We know how lucky we are

There is no doubt about it – 2020 has been a challenge.

And it started before COVID hit.

We sailed into January believing the worst was behind us. Our dog, Boo, had survived emergency surgery in December, emerging from a twisted stomach without her spleen but with all stomach tissue intact. It was pretty much a best case scenario. We celebrated Christmas and the New Year, certain we had more time with our older, but still puppy-like, dog. 

Then less than two months later, the rug was pulled out from under us and Boo threw a blood clot and despite emergency care, we lost her 24 hours later. After 10 years, we were suddenly coming home to an empty house. It was terrible. 

And then the world started shutting down.

Our last personal trip was the day after we lost Boo (planned trip to Chicago for the Hustle), and my last business trip was early March. Shortly after that, my choir concert was cancelled, and eventually, the rest of the season. We watched and waited to see what would happen with jobs, with family, with health. We hoped things would improve by August so we could take a planned trip to California, but soon realized there was no way. Our annual pre-holiday trip didn’t even get to the planning stages, knowing we were in this for the long haul.

Yet through it all, we know we are lucky. 

Neither of us lost our jobs and the work we do is easily done remotely. We have good health insurance. We have a house large enough to accommodate both of us working from home for the foreseeable future. We have the means and the know-how to order what we need online. We have remained healthy. Our extended family has remained healthy. The money we had set aside for our California trip was repurposed into long-overdue home improvements (along with everyone else in our neighborhood, apparently). We already had a home gym set up, for goodness’ sake. Overall, we are doing okay.

Every once in a while, one of us will comment on a story we’ve read or a segment on television we just saw, saying, “We have been really fortunate through all of this.” 

That doesn’t mean we don’t have bad days. We get frustrated, depressed, annoyed, and bored – just like everyone else. But we haven’t had to say good-bye to a loved one via Facetime, which puts it all in sharp perspective. 

For all of this, we are grateful. I won’t say we’re “blessed,” because to me that infers we are somehow special or ordained. No – we are flat out lucky. Yes, we follow health guidelines (masks and sanitizer on hand at all times), but lots of people who do that have gotten sick. Yes, we try to be thoughtful about our careers, but lots of people who do that were laid off through no fault of their own. We are simply benefitting from some cosmic lottery that allows us to weather this particular storm in relative security. And so, we are grateful.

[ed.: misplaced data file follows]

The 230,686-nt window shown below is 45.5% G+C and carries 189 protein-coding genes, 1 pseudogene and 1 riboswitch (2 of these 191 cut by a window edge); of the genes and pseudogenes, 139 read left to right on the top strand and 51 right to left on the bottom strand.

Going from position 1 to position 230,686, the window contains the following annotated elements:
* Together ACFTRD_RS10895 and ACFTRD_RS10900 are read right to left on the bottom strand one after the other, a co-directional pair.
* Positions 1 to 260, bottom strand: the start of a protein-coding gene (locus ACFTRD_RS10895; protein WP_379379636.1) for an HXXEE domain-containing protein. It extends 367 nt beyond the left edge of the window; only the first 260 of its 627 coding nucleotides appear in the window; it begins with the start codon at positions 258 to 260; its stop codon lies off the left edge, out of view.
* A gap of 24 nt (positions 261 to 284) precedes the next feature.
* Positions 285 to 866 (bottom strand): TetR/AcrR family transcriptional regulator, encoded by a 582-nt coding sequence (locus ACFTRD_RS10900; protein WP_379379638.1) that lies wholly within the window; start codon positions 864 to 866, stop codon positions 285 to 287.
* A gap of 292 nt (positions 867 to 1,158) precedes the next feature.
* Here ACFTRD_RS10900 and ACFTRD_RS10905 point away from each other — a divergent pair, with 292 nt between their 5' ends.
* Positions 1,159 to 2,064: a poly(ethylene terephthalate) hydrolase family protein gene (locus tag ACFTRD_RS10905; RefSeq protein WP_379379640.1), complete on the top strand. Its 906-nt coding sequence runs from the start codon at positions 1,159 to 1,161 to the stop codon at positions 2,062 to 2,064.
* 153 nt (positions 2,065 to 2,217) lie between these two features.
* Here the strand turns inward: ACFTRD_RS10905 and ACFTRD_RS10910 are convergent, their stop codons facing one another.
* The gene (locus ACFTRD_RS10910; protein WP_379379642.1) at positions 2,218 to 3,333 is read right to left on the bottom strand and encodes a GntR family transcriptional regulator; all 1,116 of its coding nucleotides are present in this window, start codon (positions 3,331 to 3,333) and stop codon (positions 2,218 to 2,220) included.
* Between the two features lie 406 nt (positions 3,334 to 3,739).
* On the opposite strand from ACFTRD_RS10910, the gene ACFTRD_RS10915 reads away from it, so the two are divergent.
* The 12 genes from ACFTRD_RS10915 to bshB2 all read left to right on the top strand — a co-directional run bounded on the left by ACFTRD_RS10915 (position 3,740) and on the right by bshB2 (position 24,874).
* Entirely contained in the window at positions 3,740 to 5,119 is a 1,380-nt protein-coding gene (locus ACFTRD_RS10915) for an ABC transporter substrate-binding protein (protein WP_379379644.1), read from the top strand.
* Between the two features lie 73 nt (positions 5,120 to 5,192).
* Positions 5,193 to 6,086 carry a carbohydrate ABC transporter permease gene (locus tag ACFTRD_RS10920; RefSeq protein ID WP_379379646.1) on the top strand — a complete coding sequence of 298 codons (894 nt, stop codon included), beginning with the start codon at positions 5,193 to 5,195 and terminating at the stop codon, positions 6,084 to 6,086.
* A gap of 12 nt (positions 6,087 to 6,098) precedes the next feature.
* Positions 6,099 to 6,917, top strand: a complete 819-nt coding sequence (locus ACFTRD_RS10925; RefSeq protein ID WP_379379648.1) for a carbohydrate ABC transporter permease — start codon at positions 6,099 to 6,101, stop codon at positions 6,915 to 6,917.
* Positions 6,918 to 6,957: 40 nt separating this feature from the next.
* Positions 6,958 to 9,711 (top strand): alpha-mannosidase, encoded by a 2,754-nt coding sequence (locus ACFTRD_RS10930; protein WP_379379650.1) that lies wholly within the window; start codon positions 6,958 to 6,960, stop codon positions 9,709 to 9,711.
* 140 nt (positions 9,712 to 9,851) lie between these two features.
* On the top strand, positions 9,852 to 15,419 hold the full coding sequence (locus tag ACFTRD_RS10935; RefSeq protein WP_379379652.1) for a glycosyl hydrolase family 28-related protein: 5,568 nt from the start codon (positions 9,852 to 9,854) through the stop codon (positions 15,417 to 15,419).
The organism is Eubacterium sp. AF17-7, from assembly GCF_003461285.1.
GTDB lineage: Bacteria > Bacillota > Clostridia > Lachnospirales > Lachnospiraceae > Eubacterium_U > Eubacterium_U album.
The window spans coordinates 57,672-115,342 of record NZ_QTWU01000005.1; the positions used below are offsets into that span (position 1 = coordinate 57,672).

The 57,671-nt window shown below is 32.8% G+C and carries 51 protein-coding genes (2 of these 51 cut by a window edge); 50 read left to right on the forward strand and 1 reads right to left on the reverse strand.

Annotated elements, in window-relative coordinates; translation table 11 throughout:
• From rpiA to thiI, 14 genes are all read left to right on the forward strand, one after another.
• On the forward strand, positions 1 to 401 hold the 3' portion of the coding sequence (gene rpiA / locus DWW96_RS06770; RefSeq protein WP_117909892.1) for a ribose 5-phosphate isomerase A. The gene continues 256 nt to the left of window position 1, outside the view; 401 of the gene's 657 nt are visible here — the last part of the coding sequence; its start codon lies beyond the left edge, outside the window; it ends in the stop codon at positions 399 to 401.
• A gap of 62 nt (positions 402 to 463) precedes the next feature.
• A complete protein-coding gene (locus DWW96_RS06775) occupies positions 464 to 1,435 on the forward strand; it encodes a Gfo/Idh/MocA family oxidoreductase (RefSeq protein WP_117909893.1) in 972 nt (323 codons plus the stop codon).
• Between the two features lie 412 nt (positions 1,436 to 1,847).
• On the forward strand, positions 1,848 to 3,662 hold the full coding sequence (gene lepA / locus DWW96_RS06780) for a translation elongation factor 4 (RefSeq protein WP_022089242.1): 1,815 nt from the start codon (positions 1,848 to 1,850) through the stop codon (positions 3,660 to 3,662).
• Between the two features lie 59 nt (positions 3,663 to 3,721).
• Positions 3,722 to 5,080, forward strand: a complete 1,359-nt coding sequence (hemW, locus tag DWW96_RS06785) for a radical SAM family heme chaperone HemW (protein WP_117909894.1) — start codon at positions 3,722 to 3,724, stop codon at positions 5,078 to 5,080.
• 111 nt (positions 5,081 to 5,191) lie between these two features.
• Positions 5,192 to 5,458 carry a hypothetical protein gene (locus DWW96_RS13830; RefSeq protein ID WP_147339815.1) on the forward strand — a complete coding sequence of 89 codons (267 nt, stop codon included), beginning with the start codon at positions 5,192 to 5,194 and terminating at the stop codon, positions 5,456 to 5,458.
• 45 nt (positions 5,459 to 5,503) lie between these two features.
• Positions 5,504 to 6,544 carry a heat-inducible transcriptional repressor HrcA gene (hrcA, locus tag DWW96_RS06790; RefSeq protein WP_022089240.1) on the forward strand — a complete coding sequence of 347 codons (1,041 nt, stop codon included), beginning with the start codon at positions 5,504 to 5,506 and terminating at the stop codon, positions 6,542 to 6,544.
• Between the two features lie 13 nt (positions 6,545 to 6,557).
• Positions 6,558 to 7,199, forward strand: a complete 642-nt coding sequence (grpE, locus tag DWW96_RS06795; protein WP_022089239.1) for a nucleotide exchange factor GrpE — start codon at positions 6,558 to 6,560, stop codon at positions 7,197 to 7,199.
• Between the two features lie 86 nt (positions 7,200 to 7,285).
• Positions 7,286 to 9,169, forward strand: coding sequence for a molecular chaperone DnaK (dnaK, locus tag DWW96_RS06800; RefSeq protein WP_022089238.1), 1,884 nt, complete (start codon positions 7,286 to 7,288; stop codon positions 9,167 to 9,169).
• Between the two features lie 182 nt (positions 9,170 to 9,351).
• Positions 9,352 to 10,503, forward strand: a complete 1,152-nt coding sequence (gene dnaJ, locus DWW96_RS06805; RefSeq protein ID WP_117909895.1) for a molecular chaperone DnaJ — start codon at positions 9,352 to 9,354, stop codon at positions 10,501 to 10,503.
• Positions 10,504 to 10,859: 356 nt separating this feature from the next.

There is no motive behind sharing this, other than to say – beware of attribution bias. Yes, we might try to make our own luck, but that saying, “Man plans and God laughs,” exists for a reason. People can do everything right and still struggle. And people can do everything wrong and succeed. You can be proud of your accomplishments AND acknowledge the element of chance that ensured the cards fell in your favor.

Final proof of our luck? We had been following an Akita breeder on Instagram for future consideration. Their dogs had similar personalities to Boo and we thought someday, they might be an option when the time came to consider a new dog. The day we lost Boo, a litter of puppies was born. We were able to put a deposit down, got our first pick of the puppies, and welcomed Baloo to our home the week before my birthday. He’s a doofus of a dog who tries our patience like only a 10-month-old puppy can. 

And we are so lucky to have him. 

It’s time to start writing for me again

Picture of a typewriter with the words "stories matter" on the paper.

It’s been eleven months since I last posted on this site. Kind of stretches the claim in my bio that I author a blog, ya know?

It’s not that I haven’t been writing. I contribute to HR Examiner, ERE.net, and other one-offs as requested. I also write for newsletters and posts for the place where I work. I enjoy writing for all these different places, I really do! But for anyone who has ever done prescribed writing, you know it’s just not the same as writing for yourself.